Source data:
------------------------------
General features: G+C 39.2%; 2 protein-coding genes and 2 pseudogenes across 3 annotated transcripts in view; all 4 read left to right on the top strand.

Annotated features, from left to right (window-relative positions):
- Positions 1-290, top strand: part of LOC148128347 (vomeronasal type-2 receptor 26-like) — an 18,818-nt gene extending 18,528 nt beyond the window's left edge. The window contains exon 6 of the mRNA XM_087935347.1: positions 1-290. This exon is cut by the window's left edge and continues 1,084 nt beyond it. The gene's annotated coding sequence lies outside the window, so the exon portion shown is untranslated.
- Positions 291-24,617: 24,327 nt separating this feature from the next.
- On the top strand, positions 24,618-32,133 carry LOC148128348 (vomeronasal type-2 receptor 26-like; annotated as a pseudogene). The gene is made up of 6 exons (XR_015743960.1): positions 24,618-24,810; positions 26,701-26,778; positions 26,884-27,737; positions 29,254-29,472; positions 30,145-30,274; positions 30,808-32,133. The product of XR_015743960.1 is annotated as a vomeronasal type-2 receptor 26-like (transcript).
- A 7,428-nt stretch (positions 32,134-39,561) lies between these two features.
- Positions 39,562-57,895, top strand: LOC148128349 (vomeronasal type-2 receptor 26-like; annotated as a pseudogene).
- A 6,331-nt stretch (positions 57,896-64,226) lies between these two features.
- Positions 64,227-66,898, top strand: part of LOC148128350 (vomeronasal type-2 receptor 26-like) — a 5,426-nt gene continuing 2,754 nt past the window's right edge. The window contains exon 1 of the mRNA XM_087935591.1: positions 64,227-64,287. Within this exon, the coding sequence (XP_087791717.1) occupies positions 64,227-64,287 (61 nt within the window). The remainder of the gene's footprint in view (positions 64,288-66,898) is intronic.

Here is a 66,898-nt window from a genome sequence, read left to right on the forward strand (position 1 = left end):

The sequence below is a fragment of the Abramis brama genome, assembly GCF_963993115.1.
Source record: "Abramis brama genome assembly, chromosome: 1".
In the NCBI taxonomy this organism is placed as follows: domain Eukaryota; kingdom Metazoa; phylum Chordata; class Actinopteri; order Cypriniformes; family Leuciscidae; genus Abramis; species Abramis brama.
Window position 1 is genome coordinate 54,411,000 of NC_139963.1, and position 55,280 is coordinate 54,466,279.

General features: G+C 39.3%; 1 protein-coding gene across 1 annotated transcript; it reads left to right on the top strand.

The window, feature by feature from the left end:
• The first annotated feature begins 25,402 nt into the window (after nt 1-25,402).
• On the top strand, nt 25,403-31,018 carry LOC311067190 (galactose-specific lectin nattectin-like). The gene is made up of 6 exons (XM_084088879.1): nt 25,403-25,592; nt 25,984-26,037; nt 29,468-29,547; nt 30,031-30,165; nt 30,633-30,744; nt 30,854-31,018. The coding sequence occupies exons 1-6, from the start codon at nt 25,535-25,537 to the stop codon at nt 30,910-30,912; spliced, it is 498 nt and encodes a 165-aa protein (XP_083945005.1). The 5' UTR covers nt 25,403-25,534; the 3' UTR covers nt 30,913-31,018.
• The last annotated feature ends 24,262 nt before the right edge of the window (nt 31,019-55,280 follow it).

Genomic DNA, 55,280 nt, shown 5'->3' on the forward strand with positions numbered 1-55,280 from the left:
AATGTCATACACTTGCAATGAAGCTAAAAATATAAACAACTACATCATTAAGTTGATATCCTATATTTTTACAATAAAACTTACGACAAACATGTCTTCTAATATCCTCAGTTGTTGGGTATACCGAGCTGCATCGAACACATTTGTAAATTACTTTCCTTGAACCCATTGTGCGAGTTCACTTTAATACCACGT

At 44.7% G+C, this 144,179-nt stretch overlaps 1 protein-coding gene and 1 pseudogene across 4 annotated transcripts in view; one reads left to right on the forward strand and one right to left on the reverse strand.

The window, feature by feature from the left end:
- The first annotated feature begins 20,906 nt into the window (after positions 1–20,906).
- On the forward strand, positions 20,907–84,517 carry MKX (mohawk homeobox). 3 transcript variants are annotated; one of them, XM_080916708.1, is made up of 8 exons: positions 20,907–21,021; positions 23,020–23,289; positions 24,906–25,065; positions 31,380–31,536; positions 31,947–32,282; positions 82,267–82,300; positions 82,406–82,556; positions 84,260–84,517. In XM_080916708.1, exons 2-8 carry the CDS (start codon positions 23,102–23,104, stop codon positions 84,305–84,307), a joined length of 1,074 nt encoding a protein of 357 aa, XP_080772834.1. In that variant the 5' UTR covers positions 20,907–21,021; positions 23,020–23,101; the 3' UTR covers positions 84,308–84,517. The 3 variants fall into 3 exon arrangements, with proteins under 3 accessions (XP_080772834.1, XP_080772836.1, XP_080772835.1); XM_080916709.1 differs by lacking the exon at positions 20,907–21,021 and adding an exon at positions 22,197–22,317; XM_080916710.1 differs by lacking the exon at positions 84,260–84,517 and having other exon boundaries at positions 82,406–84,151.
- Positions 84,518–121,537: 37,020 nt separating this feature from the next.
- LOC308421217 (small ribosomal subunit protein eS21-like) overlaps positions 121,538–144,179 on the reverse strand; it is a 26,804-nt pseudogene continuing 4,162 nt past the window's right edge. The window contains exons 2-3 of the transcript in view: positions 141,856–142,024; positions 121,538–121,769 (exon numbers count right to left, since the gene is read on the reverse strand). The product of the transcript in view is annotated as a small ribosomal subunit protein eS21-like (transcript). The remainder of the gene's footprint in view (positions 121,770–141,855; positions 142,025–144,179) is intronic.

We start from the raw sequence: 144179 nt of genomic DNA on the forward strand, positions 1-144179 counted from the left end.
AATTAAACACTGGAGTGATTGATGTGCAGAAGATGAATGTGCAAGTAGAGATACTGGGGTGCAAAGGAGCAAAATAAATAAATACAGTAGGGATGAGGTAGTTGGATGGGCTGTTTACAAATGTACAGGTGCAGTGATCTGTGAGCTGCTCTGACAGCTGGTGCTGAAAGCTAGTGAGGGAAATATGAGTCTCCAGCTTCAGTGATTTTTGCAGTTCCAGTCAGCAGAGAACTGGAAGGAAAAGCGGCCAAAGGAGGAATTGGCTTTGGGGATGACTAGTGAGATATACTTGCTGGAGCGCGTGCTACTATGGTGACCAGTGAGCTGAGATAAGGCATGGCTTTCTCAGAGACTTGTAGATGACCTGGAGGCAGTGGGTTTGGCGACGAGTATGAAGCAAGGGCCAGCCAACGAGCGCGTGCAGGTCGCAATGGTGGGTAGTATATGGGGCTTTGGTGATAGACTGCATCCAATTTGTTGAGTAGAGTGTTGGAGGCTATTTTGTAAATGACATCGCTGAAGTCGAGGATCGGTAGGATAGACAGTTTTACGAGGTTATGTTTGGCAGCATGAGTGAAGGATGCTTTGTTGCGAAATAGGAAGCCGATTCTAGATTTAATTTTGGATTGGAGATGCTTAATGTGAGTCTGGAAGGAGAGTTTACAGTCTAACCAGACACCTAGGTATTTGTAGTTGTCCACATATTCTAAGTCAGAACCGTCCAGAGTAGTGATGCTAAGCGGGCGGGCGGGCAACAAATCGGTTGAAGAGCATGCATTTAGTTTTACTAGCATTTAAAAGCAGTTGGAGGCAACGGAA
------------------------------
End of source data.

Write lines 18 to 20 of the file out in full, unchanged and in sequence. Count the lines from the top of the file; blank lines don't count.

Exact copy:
• On the top strand, nt 25,403-31,018 carry LOC311067190 (galactose-specific lectin nattectin-like). The gene is made up of 6 exons (XM_084088879.1): nt 25,403-25,592; nt 25,984-26,037; nt 29,468-29,547; nt 30,031-30,165; nt 30,633-30,744; nt 30,854-31,018. The coding sequence occupies exons 1-6, from the start codon at nt 25,535-25,537 to the stop codon at nt 30,910-30,912; spliced, it is 498 nt and encodes a 165-aa protein (XP_083945005.1). The 5' UTR covers nt 25,403-25,534; the 3' UTR covers nt 30,913-31,018.
• The last annotated feature ends 24,262 nt before the right edge of the window (nt 31,019-55,280 follow it).

Genomic DNA, 55,280 nt, shown 5'->3' on the forward strand with positions numbered 1-55,280 from the left: